- Most of the heat comes out near the burner box. The best way to visualize the heat distribution map of a tube heater with a straight tube, is to picture a Christmas tree laying on its side, and assuming the base of the tree is the burner box. You get a lot of heat at one end, and you slowly lose heat by the end of the tubes. Use this to your advantage by placing burner box ends near dock doors, outside walls, or the largest infiltration areas. If you need a more even distribution throughout the length of the tube, most manufactures have “U-Bends” that you can install. Adding a U bend will make the tube section into the shape of a U, and can even out your heat distribution.
- Watch out for clearances Check the installation manual for these distances before quoting your project. In certain capacities and tube lengths you might need 7-8′ of clearance to combustibles. Sometimes tilting the tube heater can reduce this clearance by a few feet, but double check the manual first!
- Mounting height is critical Since tube heat is radiative heat, it follows the inverse square law. When you double the height, you get 1/4 of the heat. So mounting height becomes a delicate balance between maintaining minimum clearances and being cognizant of losing effective heat when mounted too high.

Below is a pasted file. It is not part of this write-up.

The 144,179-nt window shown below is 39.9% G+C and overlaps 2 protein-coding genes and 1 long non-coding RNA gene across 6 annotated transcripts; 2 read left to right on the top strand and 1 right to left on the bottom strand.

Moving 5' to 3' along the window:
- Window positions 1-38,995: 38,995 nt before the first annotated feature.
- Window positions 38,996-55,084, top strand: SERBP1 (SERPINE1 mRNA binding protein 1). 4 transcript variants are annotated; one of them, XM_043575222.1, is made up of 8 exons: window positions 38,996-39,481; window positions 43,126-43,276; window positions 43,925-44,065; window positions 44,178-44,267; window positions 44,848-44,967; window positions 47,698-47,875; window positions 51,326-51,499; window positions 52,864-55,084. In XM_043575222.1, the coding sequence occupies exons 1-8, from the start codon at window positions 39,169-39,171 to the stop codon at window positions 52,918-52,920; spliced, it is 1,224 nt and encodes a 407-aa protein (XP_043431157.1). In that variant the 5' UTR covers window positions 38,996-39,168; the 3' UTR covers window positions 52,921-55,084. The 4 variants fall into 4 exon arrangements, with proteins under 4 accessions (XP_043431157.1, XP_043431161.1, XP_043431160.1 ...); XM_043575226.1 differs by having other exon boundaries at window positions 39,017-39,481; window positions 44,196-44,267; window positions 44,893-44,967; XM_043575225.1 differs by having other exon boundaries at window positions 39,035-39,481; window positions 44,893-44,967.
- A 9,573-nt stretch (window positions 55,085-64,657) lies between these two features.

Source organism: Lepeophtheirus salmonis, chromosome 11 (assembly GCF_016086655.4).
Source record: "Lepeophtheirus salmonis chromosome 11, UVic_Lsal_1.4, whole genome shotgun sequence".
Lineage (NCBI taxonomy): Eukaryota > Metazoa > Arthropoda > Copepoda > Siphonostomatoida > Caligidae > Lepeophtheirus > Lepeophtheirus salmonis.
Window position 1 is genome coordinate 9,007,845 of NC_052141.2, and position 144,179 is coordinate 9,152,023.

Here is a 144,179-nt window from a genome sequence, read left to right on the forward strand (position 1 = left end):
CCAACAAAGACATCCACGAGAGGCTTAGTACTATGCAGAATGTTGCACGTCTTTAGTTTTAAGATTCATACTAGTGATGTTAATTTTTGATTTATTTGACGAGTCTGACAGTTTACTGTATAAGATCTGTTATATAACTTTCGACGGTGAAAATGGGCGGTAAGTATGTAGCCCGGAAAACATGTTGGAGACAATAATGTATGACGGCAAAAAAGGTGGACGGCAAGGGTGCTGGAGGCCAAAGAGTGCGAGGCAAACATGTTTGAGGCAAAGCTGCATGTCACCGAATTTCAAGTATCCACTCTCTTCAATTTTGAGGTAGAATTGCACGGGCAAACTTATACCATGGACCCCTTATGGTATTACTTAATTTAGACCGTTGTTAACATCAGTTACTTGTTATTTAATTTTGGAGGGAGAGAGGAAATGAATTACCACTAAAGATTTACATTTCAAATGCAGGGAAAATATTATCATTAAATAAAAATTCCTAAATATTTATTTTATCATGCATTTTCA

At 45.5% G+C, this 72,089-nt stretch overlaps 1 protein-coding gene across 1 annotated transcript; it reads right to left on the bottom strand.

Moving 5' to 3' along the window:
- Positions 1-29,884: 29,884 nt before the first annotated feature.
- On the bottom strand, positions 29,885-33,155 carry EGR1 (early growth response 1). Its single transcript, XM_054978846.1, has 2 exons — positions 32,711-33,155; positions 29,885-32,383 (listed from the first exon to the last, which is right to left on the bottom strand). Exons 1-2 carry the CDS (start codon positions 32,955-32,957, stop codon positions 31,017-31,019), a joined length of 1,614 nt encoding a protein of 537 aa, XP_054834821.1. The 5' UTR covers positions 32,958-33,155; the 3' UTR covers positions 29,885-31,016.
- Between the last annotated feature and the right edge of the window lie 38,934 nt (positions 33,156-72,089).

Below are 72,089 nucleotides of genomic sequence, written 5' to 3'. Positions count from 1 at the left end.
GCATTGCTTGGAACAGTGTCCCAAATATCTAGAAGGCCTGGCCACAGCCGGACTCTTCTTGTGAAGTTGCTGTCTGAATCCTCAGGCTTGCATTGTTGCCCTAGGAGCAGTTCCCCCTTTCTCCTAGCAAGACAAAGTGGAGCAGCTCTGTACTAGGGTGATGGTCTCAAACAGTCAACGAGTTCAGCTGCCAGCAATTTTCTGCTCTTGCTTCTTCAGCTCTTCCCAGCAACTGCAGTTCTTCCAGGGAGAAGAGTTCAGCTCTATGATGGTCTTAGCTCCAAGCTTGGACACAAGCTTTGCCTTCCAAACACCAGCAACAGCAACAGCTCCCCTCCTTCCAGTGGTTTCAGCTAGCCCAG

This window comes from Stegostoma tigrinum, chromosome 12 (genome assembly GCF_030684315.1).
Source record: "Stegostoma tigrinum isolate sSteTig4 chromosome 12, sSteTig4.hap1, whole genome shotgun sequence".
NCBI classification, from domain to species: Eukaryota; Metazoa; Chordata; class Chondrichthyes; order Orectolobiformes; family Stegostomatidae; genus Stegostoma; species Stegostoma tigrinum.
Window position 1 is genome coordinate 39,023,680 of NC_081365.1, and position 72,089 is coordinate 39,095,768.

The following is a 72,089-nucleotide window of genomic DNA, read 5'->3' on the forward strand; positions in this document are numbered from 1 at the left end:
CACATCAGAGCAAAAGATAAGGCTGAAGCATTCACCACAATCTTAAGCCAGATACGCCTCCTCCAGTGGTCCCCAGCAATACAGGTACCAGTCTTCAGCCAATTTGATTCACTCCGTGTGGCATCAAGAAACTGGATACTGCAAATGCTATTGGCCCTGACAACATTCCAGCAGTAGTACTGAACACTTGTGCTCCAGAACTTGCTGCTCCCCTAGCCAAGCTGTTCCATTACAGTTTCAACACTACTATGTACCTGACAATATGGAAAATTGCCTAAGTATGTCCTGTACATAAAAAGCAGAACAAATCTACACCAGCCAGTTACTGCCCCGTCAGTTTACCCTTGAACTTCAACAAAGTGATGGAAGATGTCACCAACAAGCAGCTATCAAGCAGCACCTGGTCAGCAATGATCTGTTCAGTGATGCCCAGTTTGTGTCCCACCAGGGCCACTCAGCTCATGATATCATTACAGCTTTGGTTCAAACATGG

But enough about tube heaters. When should you use forced air unit heaters?
When to Use Forced Air Unit Heaters
- Minimal air infiltration applications If your space will not have a lot of air infiltration, and you are looking for a more comfortable, even temperature distribution for creature comfort, unit heaters may be the best way to go. Since hot air rises, if you have really tall ceilings and you decide to go with unit heaters, consider adding some ceiling fans to keep the hot air near the floor.
- Larger and more capacity options You can also find unit heaters in much bigger sizes. Typically, the biggest tube heater you can find is 200,000 btuhs input, while standard unit heaters are available up to 400,000 btuh input. So on a 400,000 btuh application, there is a chance you could use one forced air unit heater, as opposed to two tube heaters. This will cut down on installation cost- less electrical, gas piping, roof penetrations etc.
- Lower upfront cost Upfront cost is another reason you might choose unit heaters over tube heaters. Unit heaters on average can give you up to DOUBLE the heat per dollar you spend on the equipment. So if the owner is on a very tight (upfront) budget, unit heaters will typically cost less to install. However, keep in mind that if the space is better suited for tube heaters, the unit heater option will more than likely cost more in utilities, and the owner might have to spend time warding off comfort complaints.
When it comes time to choose between tube heaters and unit heaters, the answer may not be as easy as you think. But that is why we are here, to help you make these challenging application decisions. Are you working on a project that we can help with today? Give us at cfm a call @ 1-800-322-9675, post a comment below, or message us on Facebook or Twitter @cfmdistributors. We’re always happy to assist our customers in project planning.